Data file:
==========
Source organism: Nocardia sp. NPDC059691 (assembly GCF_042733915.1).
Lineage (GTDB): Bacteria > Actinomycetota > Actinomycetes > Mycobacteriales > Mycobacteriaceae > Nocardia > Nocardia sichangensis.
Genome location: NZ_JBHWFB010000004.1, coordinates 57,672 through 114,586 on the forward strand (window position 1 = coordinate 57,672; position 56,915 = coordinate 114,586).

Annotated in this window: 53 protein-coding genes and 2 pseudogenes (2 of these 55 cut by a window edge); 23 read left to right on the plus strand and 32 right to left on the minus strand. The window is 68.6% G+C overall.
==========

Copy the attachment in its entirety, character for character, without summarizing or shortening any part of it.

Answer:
Source organism: Nocardia sp. NPDC059691 (assembly GCF_042733915.1).
Lineage (GTDB): Bacteria > Actinomycetota > Actinomycetes > Mycobacteriales > Mycobacteriaceae > Nocardia > Nocardia sichangensis.
Genome location: NZ_JBHWFB010000004.1, coordinates 57,672 through 114,586 on the forward strand (window position 1 = coordinate 57,672; position 56,915 = coordinate 114,586).

Annotated in this window: 53 protein-coding genes and 2 pseudogenes (2 of these 55 cut by a window edge); 23 read left to right on the plus strand and 32 right to left on the minus strand. The window is 68.6% G+C overall.